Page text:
On Fri, 18 Nov 2005, caeruleancentaur wrote: 
> --- In [log in to unmask], Yahya Abdal-Aziz <yahya@m...> wrote:
> >I'm not clear on why so few readers were clear on the idiom quoted 
> >as 'I'm not clear on ...'.  Perhaps it came from reading too fast!  
> >The 'translation' into 'It isn't clear to me why ... ' is, of 
> course, >a metaphor.  I'm unsure whether a computational linguist 
> would >consider metaphors to be idioms, since the allegorical use of 
> terms >that don't strictly apply to the objects of discussion is a 
> technique >common to most natlangs (I don't say it's universal), and 
> one
> >which supplies the means for much generalisation and transfer of 
> >meaning.
> Mr. Wier himself gave us to the two separate phrasings:
> "I think it could be interesting to include a requirement like this 
> in one of my nonhuman languages (which is why it caught my 
> attention), but I'm not clear how it would work out in practice.
> "(There we go with one of those weird English idioms again, I 
> mean "it's not clear to me" :-) And "there we go" also deserves 
> mention in a list of idioms....)"

Yes, Charlie, he did indeed.  My point was that too many readers 
missed his message, and critiqued only his use of the 'translation'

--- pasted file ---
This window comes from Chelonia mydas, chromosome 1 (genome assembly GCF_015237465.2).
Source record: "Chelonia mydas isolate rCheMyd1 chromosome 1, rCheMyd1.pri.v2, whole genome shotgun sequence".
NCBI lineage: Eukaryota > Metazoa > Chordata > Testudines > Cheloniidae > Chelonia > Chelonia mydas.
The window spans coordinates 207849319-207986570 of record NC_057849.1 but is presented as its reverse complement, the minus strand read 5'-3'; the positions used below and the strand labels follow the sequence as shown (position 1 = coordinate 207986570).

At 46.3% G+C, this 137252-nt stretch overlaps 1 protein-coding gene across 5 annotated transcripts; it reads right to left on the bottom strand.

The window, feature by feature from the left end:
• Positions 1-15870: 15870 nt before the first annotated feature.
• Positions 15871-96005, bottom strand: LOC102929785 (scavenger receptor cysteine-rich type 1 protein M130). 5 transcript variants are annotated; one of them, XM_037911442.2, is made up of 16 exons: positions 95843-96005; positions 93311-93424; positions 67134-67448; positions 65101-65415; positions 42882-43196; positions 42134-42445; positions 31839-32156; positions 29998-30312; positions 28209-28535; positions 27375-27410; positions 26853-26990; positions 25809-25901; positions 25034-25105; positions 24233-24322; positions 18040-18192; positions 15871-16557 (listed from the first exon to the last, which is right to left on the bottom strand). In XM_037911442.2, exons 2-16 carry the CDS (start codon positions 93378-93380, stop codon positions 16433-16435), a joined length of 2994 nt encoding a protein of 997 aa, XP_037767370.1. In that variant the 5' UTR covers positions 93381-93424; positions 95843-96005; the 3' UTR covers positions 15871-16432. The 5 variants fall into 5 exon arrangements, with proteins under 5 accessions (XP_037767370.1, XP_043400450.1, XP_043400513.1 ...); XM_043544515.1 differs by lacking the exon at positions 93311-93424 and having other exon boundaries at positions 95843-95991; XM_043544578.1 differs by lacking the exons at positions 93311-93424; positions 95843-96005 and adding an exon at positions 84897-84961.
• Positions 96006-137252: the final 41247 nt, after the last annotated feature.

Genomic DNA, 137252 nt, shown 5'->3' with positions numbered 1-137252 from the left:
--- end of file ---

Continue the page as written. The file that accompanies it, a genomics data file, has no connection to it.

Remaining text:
as though he had intended that as an example of 'those weird 
English idioms'.

> Is it possible that a word can be an idiom in one phrasing and not 
> an idiom in another even though the meaning is the same?

Not if the phrase is the idiom.  If the word 'cats' in English 
appears both in a direct statement of fact and also in an 
idiomatic phrase, eg 'All cats are grey.' and 'It's raining cats 
and dogs', in each case the word 'cats' has the same literal 
meaning - which the idiom belies - that's _why_ it's an idiom.
when you tell me 'It's raining cats and dogs', it would be 
silly of me to aks you to point out which are the cats and 
which are the dogs.

> "I'm not clear..." seems to be a metaphor.  Perhaps a metaphor is a 
> subset of idiom.  One can't replace it with a synonym: "I'm not 
> plain," "I'm not evident."
> However, in "it's not clear to me," there can be 
> substitutions: "it's not plain to me," "it's not evident to me."  
> And I maintain that this is not an idiom since "clear," in this 
> context, is synonymous with words like "evident" or "plain."  I 
> would imagine that the original meaning of "clear" was "not opage, 
> unmuddied."  Other meanings would have to be connotative.  But to 
> hold that this construction is an idiom would mean that any 
> connotative use of a word is an idiom.  I'm not ready to accept 
> that.  The meaning of this particular phrase is obvious from its 
> constituent parts.

I agree entirely.

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